Diabetes can result in impaired corneal wound healing. Mitochondrial dysfunction plays an important role in diabetic complications. However, the regulation of mitochondria function in the diabetic cornea and its impacts on wound healing remain elusive. The present study aimed to explore the molecular basis for the disturbed mitochondrial metabolism and subsequent wound healing impairment in the diabetic cornea. Seahorse analysis showed that mitochondrial oxidative phosphorylation is a major source of ATP production in human corneal epithelial cells. Live corneal biopsy punches from type 1 and type 2 diabetic mouse models showed impaired mitochondrial functions, correlating with impaired corneal wound healing, compared to nondiabetic controls. To approach the molecular basis for the impaired mitochondrial function, we found that Peroxisome Proliferator-Activated Receptor-α (PPARα) expression was downregulated in diabetic human corneas. Even without diabetes, global PPARα knockout mice and corneal epithelium-specific PPARα conditional knockout mice showed disturbed mitochondrial function and delayed wound healing in the cornea, similar to that in diabetic corneas. In contrast, fenofibrate, a PPARα agonist, ameliorated mitochondrial dysfunction and enhanced wound healing in the corneas of diabetic mice. Similarly, corneal epithelium-specific PPARα transgenic overexpression improved mitochondrial function and enhanced wound healing in the cornea. Furthermore, PPARα agonist ameliorated the mitochondrial dysfunction in primary human corneal epithelial cells exposed to diabetic stressors, which was impeded by siRNA knockdown of PPARα, suggesting a PPARα-dependent mechanism. These findings suggest that downregulation of PPARα plays an important role in the impaired mitochondrial function in the corneal epithelium and delayed corneal wound healing in diabetes.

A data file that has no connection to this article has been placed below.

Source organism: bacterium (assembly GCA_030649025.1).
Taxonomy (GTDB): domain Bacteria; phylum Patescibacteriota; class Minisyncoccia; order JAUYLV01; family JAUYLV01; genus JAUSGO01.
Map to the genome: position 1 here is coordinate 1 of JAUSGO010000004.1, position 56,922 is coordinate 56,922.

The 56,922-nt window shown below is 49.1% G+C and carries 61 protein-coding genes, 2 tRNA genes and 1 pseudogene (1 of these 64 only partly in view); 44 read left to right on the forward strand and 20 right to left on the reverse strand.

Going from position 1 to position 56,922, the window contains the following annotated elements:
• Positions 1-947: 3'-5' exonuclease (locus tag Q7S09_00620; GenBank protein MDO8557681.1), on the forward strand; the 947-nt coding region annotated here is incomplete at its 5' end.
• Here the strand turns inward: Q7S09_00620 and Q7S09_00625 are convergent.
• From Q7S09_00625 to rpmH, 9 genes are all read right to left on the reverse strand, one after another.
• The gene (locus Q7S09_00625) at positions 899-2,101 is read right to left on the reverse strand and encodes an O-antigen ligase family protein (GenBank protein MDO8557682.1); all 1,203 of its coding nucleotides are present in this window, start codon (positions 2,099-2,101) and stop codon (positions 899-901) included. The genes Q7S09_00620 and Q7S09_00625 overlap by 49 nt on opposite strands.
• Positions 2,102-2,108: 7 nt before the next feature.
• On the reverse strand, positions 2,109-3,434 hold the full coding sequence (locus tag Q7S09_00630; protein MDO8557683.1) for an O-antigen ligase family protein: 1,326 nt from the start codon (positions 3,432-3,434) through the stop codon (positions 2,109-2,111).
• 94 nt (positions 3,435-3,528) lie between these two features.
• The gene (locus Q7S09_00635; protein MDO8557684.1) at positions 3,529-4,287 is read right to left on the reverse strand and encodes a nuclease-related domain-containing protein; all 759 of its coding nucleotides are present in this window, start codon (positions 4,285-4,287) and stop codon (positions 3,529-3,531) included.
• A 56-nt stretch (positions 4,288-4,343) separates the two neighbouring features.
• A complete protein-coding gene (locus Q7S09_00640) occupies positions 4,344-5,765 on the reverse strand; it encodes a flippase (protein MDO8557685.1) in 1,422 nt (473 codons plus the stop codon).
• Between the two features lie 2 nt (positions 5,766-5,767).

Keywords:  PPARα; cornea; epithelium; mitochondria; wound healing
  30. Proc Natl Acad Sci U S A. 2023 Mar 28. 120(13): e2213857120
      Poly(ADP-ribose) polymerase-1 (PARP1) has been reported to play an important role in longevity. Here, we showed that the knockdown of the PARP1 extended the lifespan of Drosophila, with particular emphasis on the skeletal muscle. The muscle-specific mutant Drosophila exhibited resistance to starvation and oxidative stress, as well as an increased ability to climb, with enhanced mitochondrial biogenesis and activity at an older age. Mechanistically, the inhibition of PARP1 increases the activity of AMP-activated protein kinase alpha (AMPKα) and mitochondrial turnover. PARP1 could interact with AMPKα and then regulate it via poly(ADP ribosyl)ation (PARylation) at residues E155 and E195. Double knockdown of PARP1 and AMPKα, specifically in muscle, could counteract the effects of PARP1 inhibition in Drosophila. Finally, we showed that increasing lifespan via maintaining mitochondrial network homeostasis required intact PTEN induced kinase 1 (PINK1). Taken together, these data indicate that the interplay between PARP1 and AMPKα can manipulate mitochondrial turnover, and be targeted to promote longevity.
    Keywords:  PARP1; PARylation; longevity; mitochondria
  31. Front Aging. 2023 ;4 1171221
    Keywords:  2-deoxyglucose; d-Glyceric acid; diabetes mellitus; mitochondria; retinal degeneration
  32. Cell Metab. 2023 Mar 17. pii: S1550-4131(23)00084-0. [Epub ahead of print]